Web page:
By ALEXANDER NARA
It was a wet and murky evening.
The hour hand under the cracked glass of my old ‘palang’ phone was sniffing 6pm as I stepped out from beneath the roof of the Senior NCOs Mess at PNGDF Headquarters, Murray Barracks and into the fading twilight.
Light figures of showers left behind by the heavy downpour burrowed their way through my thin black jacket and chilled my pathetic scrawny frame.
Shadows had crept in under the thick rain trees alongside the soldier’s parade ground and cold squally winds hissed furiously through the branches as if conspiring with nightfall to rob that day of its last light.
A small bird, probably scared of the wind’s discourtesy chirped shrilly and fled down to seek comfort on neatly cut lawns.
My lungs begged for more narcotics as I lit another cigarette, sucked in the nicotine and stared across the parade ground and through the trees towards stumpy blue-painted buildings that nest PNG Defence Organisation (PNGDO) headquarters.
For many years, heavy clouds of criticisms hovered over Department of Defence (DoD) administrative and financial structures, fuelled with allegations of serious maladministration, poor coordination and ineffective leadership.
Lack of policy-guided planning and budgeting had brewed unplanned expenditures over those years that have smeared inefficiency on the organisation’s ability to fully coordinate and achieve the Commander’s Intent and priorities in line with government directives.
I took another pull at the cigarette and stood there staring at the buildings, almost silhouetted against the overcast sky.
Few doves sailed over the rooftops and headed towards light patches of mist that hanged about loosely around the peak of nearby Brigadier Hill.
It was in recent months that the department managed to raise its sails of integrity and dignity once more amidst the reeking odour of in-house differences, greed, nepotism and lack of transparency and accountability that is drifting up from underneath old carpets along the corridors of DoD.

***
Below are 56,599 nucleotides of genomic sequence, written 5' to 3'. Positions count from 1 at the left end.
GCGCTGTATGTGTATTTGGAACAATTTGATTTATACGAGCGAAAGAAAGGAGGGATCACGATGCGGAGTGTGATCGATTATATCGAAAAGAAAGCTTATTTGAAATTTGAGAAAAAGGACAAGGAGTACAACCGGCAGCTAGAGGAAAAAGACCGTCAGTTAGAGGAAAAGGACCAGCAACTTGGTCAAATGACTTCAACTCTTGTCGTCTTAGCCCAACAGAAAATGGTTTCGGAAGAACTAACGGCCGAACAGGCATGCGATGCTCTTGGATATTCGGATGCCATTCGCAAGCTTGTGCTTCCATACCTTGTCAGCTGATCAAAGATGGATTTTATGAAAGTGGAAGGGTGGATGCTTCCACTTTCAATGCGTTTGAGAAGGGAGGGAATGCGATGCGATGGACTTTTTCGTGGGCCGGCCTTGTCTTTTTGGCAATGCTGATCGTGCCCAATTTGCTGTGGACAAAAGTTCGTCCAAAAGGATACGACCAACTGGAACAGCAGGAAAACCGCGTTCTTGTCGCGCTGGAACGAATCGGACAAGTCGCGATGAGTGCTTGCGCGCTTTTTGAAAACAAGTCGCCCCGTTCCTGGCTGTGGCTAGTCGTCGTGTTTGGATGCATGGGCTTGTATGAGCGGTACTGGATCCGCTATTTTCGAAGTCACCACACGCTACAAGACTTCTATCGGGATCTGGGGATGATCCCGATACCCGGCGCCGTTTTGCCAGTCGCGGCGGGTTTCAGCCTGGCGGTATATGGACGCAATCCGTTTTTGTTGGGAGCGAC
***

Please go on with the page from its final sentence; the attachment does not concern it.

Recently, the acting Secretary for Defence Trevor Meauri said internal governance and control mechanism were slowly but surely improving and would positively address these issues.
This will serve as the principle basis for Defence to realign its plans and activities in force growth and development.
The desire to do more lurked about his eyes as he smiled and simply waved aside the subject of allegations saying there were more important issues on security, PNG, its people and sovereignty to concentrate on as well as provision of strategic guidance in the hierarchy’s decision making.
Meauri in support of the Commander’s Intent also placed strong emphasis on budget discipline and cost consciousness during the first quarter Force brief recently where he highlighted concerns relating to the Defence spending trend over the last five years.
These may have orchestrated pathways to a backdrop of continuous ‘cut of the pie’ from the Government’s oven but Meauri affirmed that the past year and half since taking up office in early 2017 had set the frameworks to realign Defence spending, embraced with transparency and accountability.
The winds have gone blustery, forcing the cigarette to burn faster as I sucked in what was left of it and stepped further under the trees along the parade ground, feeling my clean boots sinking into the surrounding soggy mud.
An evening bird shrieked somewhere high up on the tree branches, adding a lead vocal to an orchestra of nightly insects that had begun their tuneless carol from somewhere under the nearby shrubs.
A commanding voice from the gun gate cut through the air then faded into the echoes of late twilight traffic along Hohola way.
The winds of cynicism that usually blew in from Waigani may have changed sequence and the black clouds of criticisms hanging low over the organisation had begun to fade as more efforts were steered towards appropriate expenditure driven by government policy directions.
Meauri said the Department was fully operating and committed in providing appropriate administrative and financial management advice, guidance and support to the PNGDF as well as sound reporting back to government which had been neglected over many years.
I let out a puff of greyish smoke that tasted more like ash and tossed the butt away as I negotiated my way through the trees and the gathering blackness heading for an undisclosed location.
The last light may have died behind the thick clouds hovering above but I know the sun is set to shine very soon over Murray Barracks come morning when shadows will retreat to nowhere and the orchestra of nightly insects stopped their tuneless carol from under the nearby shrubs.
Dawn it shall be at PNGDF HQ.
By ALEXANDER NARA